When I got the email from Nancy Seideman earlier today, I was shaken. The Emory that I want to attend is not a place where sexual violence occurs. This should not be an aspirational vision–it should be reality. I will not stop working until every member of our community understands that committing acts of sexual violence, intolerance, and other behaviors like them are unacceptable.
I invite everyone to join me in wearing red tomorrow to show support for survivors of sexual assault. Red is powerful and empowering. Red is eye catching. Red shows our intentionality in supporting survivors. But red is also violent. And rape is a violent crime. For all of these reasons, I am wearing red tomorrow.
Survivors of sexual assault did not ask to be sexually assaulted. No one ever asks to be sexually assaulted. A sexual assault is a violent, intentional act that utilizes sex or sexual acts as a tool for power and control. It is not the fault of the survivor or the result of their actions.
This Wonderful Wednesday, Student Government, Feminists in Action, and Sexual Assault Peer Advocates (SAPA) will have a booth where people can record videos explaining why and how they support survivors. If you would like to learn more about how you can take personal responsibility for transforming our community, visit http://itsonus.org/. SAPA advocates will be on hand to offer support for anyone who needs it.
The Student Government Association Executive Board fully supports the actions taken by the InterFraternity Council and will continue to support them throughout their reevaluation process. I also encourage you to attend a SAPA Training to learn more about sexual assault and equip yourself with tools to support your friends who may have been triggered or are themselves survivors of sexual assault.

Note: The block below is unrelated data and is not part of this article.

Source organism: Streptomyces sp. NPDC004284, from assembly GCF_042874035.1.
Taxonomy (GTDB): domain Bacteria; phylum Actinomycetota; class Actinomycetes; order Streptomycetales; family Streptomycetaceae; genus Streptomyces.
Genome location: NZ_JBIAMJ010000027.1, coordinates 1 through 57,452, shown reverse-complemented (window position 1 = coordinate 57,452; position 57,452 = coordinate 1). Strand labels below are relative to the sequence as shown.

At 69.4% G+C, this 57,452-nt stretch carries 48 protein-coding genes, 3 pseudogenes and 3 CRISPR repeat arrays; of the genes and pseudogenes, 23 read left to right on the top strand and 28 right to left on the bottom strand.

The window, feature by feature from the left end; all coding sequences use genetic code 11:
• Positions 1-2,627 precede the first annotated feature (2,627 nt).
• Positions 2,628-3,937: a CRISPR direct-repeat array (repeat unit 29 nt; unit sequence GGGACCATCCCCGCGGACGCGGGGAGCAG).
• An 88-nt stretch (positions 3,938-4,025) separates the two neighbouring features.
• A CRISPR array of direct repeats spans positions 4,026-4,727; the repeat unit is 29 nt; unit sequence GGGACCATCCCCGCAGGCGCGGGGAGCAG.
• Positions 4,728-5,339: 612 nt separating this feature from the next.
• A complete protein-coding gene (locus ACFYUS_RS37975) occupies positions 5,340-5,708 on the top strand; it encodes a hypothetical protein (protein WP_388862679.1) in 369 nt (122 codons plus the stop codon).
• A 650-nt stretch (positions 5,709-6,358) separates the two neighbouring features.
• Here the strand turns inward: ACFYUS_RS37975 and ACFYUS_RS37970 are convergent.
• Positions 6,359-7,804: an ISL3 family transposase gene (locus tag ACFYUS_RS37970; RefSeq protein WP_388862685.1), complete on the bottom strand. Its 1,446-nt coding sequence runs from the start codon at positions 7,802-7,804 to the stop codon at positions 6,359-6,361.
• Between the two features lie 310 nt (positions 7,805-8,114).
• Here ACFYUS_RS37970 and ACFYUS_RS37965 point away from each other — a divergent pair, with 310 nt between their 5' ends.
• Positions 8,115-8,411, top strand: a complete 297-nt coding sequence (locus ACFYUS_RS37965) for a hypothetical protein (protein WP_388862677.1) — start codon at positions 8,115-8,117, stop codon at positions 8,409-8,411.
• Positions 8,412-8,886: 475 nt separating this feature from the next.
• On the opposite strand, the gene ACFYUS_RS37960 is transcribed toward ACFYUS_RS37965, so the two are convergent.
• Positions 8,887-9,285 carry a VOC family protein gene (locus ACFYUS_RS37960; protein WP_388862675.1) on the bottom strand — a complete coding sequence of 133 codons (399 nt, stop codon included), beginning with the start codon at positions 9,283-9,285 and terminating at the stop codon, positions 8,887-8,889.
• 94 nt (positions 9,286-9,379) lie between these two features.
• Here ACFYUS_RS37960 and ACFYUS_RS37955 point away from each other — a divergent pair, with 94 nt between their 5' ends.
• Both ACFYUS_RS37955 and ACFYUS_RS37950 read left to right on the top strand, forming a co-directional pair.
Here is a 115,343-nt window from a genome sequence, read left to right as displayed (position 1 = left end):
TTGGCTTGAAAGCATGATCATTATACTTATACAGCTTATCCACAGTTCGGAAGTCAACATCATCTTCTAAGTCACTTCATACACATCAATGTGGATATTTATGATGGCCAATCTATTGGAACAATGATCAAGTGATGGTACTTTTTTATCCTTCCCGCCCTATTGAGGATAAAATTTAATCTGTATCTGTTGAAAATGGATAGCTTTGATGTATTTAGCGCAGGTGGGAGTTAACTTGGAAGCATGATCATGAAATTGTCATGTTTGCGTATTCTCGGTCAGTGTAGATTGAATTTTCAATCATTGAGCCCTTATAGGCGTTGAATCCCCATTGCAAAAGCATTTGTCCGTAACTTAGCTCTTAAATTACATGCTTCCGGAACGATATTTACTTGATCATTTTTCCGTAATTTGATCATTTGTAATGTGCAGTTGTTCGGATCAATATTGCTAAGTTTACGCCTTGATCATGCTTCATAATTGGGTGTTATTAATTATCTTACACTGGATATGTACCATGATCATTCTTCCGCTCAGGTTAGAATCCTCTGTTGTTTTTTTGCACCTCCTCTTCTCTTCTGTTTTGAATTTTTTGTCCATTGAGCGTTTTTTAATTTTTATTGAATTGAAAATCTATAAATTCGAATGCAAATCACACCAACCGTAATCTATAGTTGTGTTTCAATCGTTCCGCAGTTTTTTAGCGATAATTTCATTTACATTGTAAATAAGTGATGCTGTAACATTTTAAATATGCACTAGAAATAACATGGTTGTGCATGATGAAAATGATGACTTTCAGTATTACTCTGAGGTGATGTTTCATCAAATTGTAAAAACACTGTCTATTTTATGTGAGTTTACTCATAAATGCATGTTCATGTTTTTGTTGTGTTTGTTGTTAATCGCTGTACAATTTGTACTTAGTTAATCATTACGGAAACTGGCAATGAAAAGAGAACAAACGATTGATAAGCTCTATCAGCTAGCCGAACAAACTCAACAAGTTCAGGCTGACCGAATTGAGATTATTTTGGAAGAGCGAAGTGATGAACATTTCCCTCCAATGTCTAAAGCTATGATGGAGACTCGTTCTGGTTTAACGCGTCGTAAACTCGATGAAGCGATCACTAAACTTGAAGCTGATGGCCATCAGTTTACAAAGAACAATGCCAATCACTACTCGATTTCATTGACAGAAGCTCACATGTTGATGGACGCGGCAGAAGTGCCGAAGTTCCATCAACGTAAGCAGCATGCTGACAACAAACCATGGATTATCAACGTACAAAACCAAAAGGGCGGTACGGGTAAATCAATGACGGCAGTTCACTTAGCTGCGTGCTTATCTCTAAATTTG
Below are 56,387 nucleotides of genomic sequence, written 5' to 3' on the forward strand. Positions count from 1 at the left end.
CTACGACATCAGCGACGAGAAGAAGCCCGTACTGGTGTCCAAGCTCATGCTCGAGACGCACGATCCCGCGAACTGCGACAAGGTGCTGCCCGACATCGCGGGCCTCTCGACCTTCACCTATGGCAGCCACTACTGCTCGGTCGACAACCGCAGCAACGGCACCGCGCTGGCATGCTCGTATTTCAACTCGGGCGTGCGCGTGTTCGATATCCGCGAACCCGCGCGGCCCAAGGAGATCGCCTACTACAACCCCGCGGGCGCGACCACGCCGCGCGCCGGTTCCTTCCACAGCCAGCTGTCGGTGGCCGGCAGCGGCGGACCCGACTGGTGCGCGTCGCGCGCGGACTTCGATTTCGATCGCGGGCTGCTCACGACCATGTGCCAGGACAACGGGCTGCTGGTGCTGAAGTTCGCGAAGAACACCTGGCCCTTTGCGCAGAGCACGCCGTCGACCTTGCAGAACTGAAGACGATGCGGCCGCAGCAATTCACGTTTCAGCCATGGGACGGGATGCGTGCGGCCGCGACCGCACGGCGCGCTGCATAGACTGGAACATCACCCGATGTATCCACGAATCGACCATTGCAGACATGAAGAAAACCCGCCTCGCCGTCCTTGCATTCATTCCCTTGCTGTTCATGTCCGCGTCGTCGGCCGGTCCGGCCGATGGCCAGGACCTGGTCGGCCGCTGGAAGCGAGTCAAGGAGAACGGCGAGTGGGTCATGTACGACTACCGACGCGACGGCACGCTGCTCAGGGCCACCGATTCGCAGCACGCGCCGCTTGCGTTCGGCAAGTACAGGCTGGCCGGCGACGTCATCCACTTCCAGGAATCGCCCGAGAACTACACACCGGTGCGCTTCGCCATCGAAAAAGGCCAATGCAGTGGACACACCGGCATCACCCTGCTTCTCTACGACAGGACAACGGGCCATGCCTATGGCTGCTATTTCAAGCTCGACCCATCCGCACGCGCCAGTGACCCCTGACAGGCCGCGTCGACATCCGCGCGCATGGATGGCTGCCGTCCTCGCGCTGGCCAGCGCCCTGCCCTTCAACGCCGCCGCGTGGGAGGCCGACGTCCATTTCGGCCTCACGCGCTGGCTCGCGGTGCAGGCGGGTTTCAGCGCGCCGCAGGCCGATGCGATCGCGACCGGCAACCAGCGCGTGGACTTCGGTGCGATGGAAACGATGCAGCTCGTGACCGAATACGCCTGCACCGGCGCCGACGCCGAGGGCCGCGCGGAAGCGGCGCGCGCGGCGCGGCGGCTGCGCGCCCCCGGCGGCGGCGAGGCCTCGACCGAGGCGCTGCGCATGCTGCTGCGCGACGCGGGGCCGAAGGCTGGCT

Upcoming SAPA Trainings
Wednesday, Nov. 5th 7-9pm (DUC Trustee Room)
Monday, Nov. 17th 6-8pm (DUC Alumni Room)
If you need someone to talk to, you can find a list of SAPA Advocates here:
The following has been reprinted from Dean Nair’s University-wide email:
If you experience and/or witness an act of bias involving students, please report it as outlined in Emory’s Bias Incident Reporting process. James Francois, Director of the Office of Multicultural Programs and Services, and Scott Rausch, Director of the Office of Residence Life, lead the Bias Incident Response Team, a group of university administrators who will enact the response protocol.
If you are a student or you know a student who has been affected by sexual or relationship violence, harassment, or stalking, we want you to receive the help and support you need. Free and confidential support is available to students by calling the Counseling and Psychological Services at 404.727.7450. Additional support resources can be found for yourself or others by visiting Emory’s sexual misconduct resources. We encourage students interested in working to end sexual and relationship violence to contact the Respect Program at email@example.com or contact Drew Rizzo, Assistant Director of Health Promotion, at firstname.lastname@example.org.